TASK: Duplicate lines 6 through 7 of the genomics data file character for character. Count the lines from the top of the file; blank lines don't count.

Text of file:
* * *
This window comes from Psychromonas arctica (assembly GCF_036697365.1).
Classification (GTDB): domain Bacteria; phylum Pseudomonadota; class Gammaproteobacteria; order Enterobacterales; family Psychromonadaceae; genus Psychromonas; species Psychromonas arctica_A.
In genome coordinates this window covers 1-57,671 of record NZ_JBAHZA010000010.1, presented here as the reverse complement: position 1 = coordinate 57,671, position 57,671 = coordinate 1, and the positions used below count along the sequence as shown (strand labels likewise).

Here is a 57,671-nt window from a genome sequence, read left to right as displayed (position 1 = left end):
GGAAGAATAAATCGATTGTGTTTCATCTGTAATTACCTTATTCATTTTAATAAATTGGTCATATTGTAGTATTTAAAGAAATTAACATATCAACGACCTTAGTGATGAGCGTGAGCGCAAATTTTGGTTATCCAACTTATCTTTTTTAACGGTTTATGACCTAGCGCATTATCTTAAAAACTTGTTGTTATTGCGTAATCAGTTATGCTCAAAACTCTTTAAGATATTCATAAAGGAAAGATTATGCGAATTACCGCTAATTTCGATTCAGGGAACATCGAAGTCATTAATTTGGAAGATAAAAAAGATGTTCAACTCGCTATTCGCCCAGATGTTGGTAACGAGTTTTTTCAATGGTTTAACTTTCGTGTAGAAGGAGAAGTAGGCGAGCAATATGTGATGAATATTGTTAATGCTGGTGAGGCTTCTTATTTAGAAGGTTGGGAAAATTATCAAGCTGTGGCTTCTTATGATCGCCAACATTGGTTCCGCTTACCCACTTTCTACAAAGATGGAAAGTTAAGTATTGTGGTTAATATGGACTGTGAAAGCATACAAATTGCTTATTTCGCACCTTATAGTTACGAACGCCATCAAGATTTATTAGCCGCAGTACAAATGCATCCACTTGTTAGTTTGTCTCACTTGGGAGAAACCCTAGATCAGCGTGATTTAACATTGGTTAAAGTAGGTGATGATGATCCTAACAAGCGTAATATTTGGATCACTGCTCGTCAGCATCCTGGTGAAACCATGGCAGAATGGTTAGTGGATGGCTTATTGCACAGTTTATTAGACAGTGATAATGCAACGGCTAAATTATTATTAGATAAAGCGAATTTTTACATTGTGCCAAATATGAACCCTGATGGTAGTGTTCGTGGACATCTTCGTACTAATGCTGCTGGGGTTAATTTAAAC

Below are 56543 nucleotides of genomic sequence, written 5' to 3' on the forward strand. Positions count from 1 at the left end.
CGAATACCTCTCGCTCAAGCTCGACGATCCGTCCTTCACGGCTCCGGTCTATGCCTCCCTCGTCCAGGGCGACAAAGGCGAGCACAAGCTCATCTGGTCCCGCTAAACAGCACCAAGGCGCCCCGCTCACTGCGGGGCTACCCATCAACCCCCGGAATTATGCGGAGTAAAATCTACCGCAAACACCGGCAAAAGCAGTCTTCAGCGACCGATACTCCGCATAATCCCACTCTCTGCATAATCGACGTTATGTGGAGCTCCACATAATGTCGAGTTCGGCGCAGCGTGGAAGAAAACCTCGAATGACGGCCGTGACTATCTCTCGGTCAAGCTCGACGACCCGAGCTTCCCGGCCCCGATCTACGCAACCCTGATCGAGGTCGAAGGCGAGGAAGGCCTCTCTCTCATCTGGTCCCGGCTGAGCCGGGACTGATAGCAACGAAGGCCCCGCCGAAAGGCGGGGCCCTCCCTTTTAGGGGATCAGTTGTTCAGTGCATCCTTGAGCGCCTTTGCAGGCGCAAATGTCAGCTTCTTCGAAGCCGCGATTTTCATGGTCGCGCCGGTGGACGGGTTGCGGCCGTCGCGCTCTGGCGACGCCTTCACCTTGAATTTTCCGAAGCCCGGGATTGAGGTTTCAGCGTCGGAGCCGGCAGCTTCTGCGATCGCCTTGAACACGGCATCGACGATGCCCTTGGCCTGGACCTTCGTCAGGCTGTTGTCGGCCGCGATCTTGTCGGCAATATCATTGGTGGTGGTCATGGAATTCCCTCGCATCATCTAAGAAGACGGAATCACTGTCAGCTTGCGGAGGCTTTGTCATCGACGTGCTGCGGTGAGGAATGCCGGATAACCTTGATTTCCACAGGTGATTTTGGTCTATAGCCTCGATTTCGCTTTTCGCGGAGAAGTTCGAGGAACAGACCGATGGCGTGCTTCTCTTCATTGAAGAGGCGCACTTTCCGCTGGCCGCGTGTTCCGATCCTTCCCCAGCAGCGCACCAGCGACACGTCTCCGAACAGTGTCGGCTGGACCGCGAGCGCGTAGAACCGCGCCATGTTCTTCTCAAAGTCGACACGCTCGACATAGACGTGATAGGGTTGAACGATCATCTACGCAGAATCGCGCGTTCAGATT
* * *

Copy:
Below are 56543 nucleotides of genomic sequence, written 5' to 3' on the forward strand. Positions count from 1 at the left end.
CGAATACCTCTCGCTCAAGCTCGACGATCCGTCCTTCACGGCTCCGGTCTATGCCTCCCTCGTCCAGGGCGACAAAGGCGAGCACAAGCTCATCTGGTCCCGCTAAACAGCACCAAGGCGCCCCGCTCACTGCGGGGCTACCCATCAACCCCCGGAATTATGCGGAGTAAAATCTACCGCAAACACCGGCAAAAGCAGTCTTCAGCGACCGATACTCCGCATAATCCCACTCTCTGCATAATCGACGTTATGTGGAGCTCCACATAATGTCGAGTTCGGCGCAGCGTGGAAGAAAACCTCGAATGACGGCCGTGACTATCTCTCGGTCAAGCTCGACGACCCGAGCTTCCCGGCCCCGATCTACGCAACCCTGATCGAGGTCGAAGGCGAGGAAGGCCTCTCTCTCATCTGGTCCCGGCTGAGCCGGGACTGATAGCAACGAAGGCCCCGCCGAAAGGCGGGGCCCTCCCTTTTAGGGGATCAGTTGTTCAGTGCATCCTTGAGCGCCTTTGCAGGCGCAAATGTCAGCTTCTTCGAAGCCGCGATTTTCATGGTCGCGCCGGTGGACGGGTTGCGGCCGTCGCGCTCTGGCGACGCCTTCACCTTGAATTTTCCGAAGCCCGGGATTGAGGTTTCAGCGTCGGAGCCGGCAGCTTCTGCGATCGCCTTGAACACGGCATCGACGATGCCCTTGGCCTGGACCTTCGTCAGGCTGTTGTCGGCCGCGATCTTGTCGGCAATATCATTGGTGGTGGTCATGGAATTCCCTCGCATCATCTAAGAAGACGGAATCACTGTCAGCTTGCGGAGGCTTTGTCATCGACGTGCTGCGGTGAGGAATGCCGGATAACCTTGATTTCCACAGGTGATTTTGGTCTATAGCCTCGATTTCGCTTTTCGCGGAGAAGTTCGAGGAACAGACCGATGGCGTGCTTCTCTTCATTGAAGAGGCGCACTTTCCGCTGGCCGCGTGTTCCGATCCTTCCCCAGCAGCGCACCAGCGACACGTCTCCGAACAGTGTCGGCTGGACCGCGAGCGCGTAGAACCGCGCCATGTTCTTCTCAAAGTCGACACGCTCGACATAGACGTGATAGGGTTGAACGATCATCTACGCAGAATCGCGCGTTCAGATT